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17 Apr 2009

Auraeus Solito on his Boy

Fridae speaks with Filipino director Auraeus Solito whose latest film Boy, which is meant to have its world premiere in Singapore this weekend, has been disallowed for "normalising homosexuality."

Auraeus Solito's Boy is one of two films scheduled to be screened at the 22nd Singapore International Film Festival banned by the censors for "normalising" homosexuality and a "prolonged and explicit" homosexual scene which was filmed in a "romanticised manner." The only other film that was been disallowed is Shahida (Brides of Allah), a documentary by Israeli Natalie Assouline, for its pro-terrorism stance. Four additional films have been withdrawn; two of which, Females Games (by Kan Lume, Singapore) and Blind Pig Who Wants To Fly (by Edwin, Indonesia) were passed with edits for prolonged and explicit lesbian sex and for prolonged homosexual sex respectively. The festival has a no-cut screening policy.

Top of page: Filmmaker Auraeus Solito. Above: Screenshots of Boy starring Aeious Asin (second image from the top, right) in the lead role and Aries Pena, a real life macho dancer who plays himself. Images courtesy Auraeus Solito.
Boy will now have its world premiere at the Torino Gay and Lesbian Film Festival which runs April 23-30 in Italy followed by an Asian premiere in Jeonju International Film Festival in Korea and Canadian Premiere in ImagineNative (Indigenous Film Festival) in Toronto. Boy will screen in the Philippines in June.

Fridae catches up with Solito, who is probably best known for his 2006 Teddy Award-winning The Blossoming of Maximo Oliveros, to talk more about the ban and his semi-autobiographical coming of age film. (The Teddy Award is the official LGBT award at the Berlin International Film Festival.)

æ: Can you tell us more about I>Boy and the scene the censors object to?

Auraeus: Boy is my ode to the erotic Filipino genre, especially the 1998 Macho Dancer movie by Lino Brocka. Macho dancers are like male strippers with a very enticing and sensual way of dancing which I find aesthetically beautiful. Each generation in the Philippines has a "macho dancer" film. This is my deconstruction of that genre.

In the film, an unnamed teenager accepts himself, his homosexuality, when he falls in love with a Macho Dancer. He sells his comic books so that he can afford to buy him for one night. Of course, the climax of the film is when the Boy finally consummates his love with the Macho dancer.

It is this lovemaking scene (according to the festival organisers of SIFF) that the censors have disallowed. It is a very gentle and sensual scene. In fact, I have made series of screening tests in Manila and Amsterdam - and they found the scene sensual and beautiful. That is why I was totally surprised that the censors found this scene not fit for public viewing.

æ: The Straits Times (Singapore) reported that the Singapore censors "felt that the film normalised homosexuality and that the homosexual scene was prolonged and explicit and filmed in a romanticised manner." The panel chairman, Vijay Chandran, further observed that "the homosexual love-making scene has exceeded the guidelines and the board, by allowing it, will shift the markers set by the community." What are your thoughts?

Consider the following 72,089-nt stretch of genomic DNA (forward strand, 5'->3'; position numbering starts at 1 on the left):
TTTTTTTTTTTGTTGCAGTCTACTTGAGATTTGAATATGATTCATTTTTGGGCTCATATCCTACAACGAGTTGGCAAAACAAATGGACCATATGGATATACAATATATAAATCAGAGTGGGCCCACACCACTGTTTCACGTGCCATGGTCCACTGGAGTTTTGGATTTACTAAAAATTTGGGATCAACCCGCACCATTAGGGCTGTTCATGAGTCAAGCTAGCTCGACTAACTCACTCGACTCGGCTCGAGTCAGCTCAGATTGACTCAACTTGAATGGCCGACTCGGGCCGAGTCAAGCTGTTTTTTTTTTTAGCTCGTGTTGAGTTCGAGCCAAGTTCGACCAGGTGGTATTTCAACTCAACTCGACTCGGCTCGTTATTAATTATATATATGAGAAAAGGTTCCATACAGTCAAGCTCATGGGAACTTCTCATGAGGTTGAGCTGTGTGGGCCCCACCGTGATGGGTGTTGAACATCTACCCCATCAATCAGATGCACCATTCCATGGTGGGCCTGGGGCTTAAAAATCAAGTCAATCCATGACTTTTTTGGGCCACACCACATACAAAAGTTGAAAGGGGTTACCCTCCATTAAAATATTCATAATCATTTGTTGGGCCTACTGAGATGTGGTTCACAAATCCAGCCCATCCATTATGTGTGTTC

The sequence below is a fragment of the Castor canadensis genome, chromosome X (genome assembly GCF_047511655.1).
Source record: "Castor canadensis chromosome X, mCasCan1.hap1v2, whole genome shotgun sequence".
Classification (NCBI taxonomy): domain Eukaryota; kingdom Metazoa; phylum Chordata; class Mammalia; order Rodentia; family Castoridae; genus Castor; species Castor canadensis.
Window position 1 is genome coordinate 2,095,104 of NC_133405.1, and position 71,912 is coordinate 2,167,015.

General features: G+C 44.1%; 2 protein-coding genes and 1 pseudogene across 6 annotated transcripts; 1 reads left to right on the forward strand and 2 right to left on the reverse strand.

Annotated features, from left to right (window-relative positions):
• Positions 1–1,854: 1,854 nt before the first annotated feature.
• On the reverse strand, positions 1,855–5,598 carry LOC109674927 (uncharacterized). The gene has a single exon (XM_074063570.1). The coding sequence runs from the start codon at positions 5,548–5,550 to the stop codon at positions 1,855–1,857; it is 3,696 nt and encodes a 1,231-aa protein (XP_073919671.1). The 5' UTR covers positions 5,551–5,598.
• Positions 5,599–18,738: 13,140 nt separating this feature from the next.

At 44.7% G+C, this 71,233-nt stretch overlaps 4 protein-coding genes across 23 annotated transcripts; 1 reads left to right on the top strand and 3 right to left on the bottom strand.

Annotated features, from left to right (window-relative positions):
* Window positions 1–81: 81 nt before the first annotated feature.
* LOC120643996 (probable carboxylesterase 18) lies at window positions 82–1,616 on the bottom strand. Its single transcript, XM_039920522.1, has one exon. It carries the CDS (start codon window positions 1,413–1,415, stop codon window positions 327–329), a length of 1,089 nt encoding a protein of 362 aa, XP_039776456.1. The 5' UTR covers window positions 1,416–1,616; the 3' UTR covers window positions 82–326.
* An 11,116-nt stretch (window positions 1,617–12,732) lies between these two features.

Auraeus: Initially, I was so happy that the SIFF selected the film for competition. It however became a great disappointment that the censors in Singapore disallowed the film from screening in the festival.

The phrase "normalises homosexuality" and "romantises" very clearly articulates their homophobic view. Very weird to read that on one hand they felt Shahida (Brides of Allah) might promote hate and misunderstanding of the religion and on the other hand with the censorship of Boy and their comments, they are exacting just that - a phobic oppression of a sexual orientation that has to do with love! The hypocrisy is truly shocking for a very modern cosmopolitan society. To the censors: "Gay people also make love."

æ: Boy has been selected for [Silver Screen Awards] Asian Feature Film Competition. With the film being withdrawn, is it still in competition?

Auraeus: Nope. I have withdrawn from the competition. The Festival organisers have proposed that I show my film to the jury and remain in-competition, which has been done before. I didn't agree because I make my films for an audience not a jury.

æ: Your second feature film, Tuli (Circumcision), which was in competition at the CineManila Film Festival, got an X-rating from the MTRCB, banning its exhibition. The film was cut and shown without your permission; and it won the awards for Best Film and Best Director. As a filmmaker, is it better to show with cuts or not at all?

Auraeus: As a filmmaker, I prefer to show my film at its purest form. As an artist I want the freedom to express myself.

æ: What inspired Boy and is there a social message?

Auraeus: I have always wanted to direct an erotic film. I grew up in Manila, watching beautifully made "bold" films. These films somehow help me define my sexuality making me accept myself as a gay person.

But I wanted to make an erotica that is more sensitive and personal. The film is basically a rich Boy meets poor Boy film. It was almost like a documentary making this film, casting real macho dancers, female impersonators and a real poet (the lead Boy played by Aeious Asin is a Creative Writing major at the University of the Philippines). Only the parents - the Mother of the Boy and the Father of the macho dancer were played by professional actors.

The script was organic, being written day by day as we got closer with the macho dancers. I wanted to know who they really were. And why is it that since the People Power revolution in 1986, things have not really changed. People are still poor and getting poorer, the rich are still getting richer And somehow when the rich Boy meets the poor boy, he finds his humanity in the poorest of the poor.